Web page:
since it must merely contain the bearing 26 and the two seals 29 and 31.
A seal support ring 41 is welded to the inner surface of the shell head and
provides the support for a seal retainer 42 which is removably mounted on
the seal support ring 41 by bolts 43.
Mounted within the seal retainer are a pair of lip seals 44 and 46 which
form a dynamic seal with a sleeve 47 mounted on the shaft 13 and operate
in series to prevent liquid 18 within the shell from passing out of the
shell along the shaft 13. The two lip seals are removably retained in the
seal retainer 42 by a retainer ring 49.
The various elements are proportioned and sized so that a substantial
spacing exists between the inner face 51 of the housing 21 and the seal
retainer 42, so that they cooperate to provide a relatively large drain
chamber 52, extending around the shaft between the seals 46 and 29. The
lower portion of the retainer ring 22 is formed with a large notch or
groove 53 which cooperates with the adjacent portion of the shell head 11
to form a drain passage 54 communicating with a lower end of the drain
chamber 52. The drain chamber 52 and the drain passage 54 are of
sufficient size so that they do not become clogged with lint and other
debris and function reliably to drain away any leakage past the two seals
44 and 46. In fact, in the illustrated embodiment, the notch is
sufficiently large to provide a drain passage having a cross-section of
about one-half inch by three inches.
In order to provide lubricant to the two lip seals 44 and 46, the seal
retainer 42 is provided with a lubricant passage 56 open to the zone
between the two seals 44 and 46 and communicating with a fitting 57. The
fitting 57 connects the lubricant passage 56 with a lubrication tube 58
extending down through the drain passage 54 to an external location
accessible to the machine operator. This permits the periodic lubrication
of the seals 44 and 46 to extend their useful life.
In normal operation, prior to wear of the two seals 44 and 46, they provide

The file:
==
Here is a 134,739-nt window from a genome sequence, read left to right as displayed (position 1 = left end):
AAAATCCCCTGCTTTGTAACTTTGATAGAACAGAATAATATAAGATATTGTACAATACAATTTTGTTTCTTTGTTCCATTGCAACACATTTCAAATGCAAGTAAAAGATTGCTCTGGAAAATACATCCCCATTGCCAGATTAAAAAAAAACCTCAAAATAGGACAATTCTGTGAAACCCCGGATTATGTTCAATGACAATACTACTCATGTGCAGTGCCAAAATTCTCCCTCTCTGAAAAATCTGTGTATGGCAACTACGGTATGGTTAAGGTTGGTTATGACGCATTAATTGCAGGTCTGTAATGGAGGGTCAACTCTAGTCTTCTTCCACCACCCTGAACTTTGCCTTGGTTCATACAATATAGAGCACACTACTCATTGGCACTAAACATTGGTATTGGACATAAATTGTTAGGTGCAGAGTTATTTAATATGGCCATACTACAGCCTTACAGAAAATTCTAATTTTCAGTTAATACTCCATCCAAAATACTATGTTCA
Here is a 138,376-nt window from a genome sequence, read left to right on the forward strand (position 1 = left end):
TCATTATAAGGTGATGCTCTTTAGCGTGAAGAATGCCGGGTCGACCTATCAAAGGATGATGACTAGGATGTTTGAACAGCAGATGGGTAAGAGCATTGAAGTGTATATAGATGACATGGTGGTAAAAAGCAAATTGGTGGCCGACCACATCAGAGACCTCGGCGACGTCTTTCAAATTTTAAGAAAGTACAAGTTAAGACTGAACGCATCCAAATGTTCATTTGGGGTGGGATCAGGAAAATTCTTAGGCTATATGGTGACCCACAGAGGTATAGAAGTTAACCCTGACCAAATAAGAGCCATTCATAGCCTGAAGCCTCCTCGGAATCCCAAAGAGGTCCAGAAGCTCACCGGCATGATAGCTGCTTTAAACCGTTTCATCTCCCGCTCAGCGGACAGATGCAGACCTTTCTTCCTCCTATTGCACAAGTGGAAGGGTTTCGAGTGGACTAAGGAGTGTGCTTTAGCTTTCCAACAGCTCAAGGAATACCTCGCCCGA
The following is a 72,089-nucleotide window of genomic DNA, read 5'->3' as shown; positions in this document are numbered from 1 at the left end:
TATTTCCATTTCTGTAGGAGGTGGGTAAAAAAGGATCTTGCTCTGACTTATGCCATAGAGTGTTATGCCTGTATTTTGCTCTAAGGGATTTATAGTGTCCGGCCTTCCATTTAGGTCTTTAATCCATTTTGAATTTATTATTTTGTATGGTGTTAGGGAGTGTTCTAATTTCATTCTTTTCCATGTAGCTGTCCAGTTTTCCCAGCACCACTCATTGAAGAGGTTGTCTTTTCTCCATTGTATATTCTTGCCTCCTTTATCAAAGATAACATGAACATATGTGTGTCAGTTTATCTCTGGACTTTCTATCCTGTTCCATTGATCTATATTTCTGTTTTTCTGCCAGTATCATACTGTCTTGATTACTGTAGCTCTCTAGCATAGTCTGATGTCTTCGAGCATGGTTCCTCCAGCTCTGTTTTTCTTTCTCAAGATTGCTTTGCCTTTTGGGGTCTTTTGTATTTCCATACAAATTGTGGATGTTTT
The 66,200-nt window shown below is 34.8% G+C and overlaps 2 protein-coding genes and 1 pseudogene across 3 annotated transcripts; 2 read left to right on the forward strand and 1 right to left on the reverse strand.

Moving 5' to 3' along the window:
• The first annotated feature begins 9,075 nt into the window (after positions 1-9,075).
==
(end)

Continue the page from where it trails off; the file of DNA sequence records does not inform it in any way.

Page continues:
a fluid-tight dynamic seal with the seal sleeve 47 and prevent any leakage
of liquid out of the shell along the shaft 13. However, when wear occurs,
leakage exists past the two seals 44 and 46 into the drain chamber 52.
Since this drain chamber is large, it does not become clogged and the
leakage passes down along the drain chamber 52 to the drain passage 54 and
out of the housing. Since pressure cannot build up within the drain
chamber 52, the leakage does not pass the seal 29 into the bearing cavity
33 and does not damage the bearing 26.
The operation of the drain is sufficiently reliable to allow continued
operation of the system until maintenance can be performed. Further, the
presence of leakage below the drain passage 54 indicates to the machine
operator that seal wear has occurred and that replacement of the two seals
44 and 46 should be done.
When service is required, the bolts 23 are removed so that the housing 21
and the end cap 32 can be moved axially along the shaft away from the
retainer ring 22, as illustrated in FIG. 4. This provides access to the
seal retainer 42, permitting removal of the bolts 43, and access to the
fitting 57, so that the tube can be removed from the fitting if it is
desired to move the seal retainer 42 back along the shaft for replacement
of the seals 44 and 46. However, removal of the seal retainer 42 is not
required in all instances, and the worn seals can be removed and replaced
by replacement seals, in many instances, without removing the seal
Preferably, the lip seals 44 and 46 are formed as split rings so that they
do not have to be assembled over the end of the shaft. However, in
instances in which the seals 44 and 46 are not split seals, they must be
assembled over the end of the shaft and moved into the installed position
during the repair operation.
With this invention, a reliable drain system is provided which virtually
eliminates damage to the bearing 26 caused by seal leakage. Consequently,
the cost of maintaining the machine for normal operation is substantially
reduced. Further, since a simple structure is provided for mounting the
inboard lip seals 44 and 46, and for the bearing housing 21, reduced costs
are achieved during manufacture. Further, since bearing failure is avoided
in most instances, it is not necessary to maintain an inventory of spare
housings and/or bearings.
Although a preferred embodiment of this invention has been shown and
described, it should be understood that various modifications and
rearrangements of the parts may be resorted to without departing from the
scope of the invention as disclosed and claimed herein.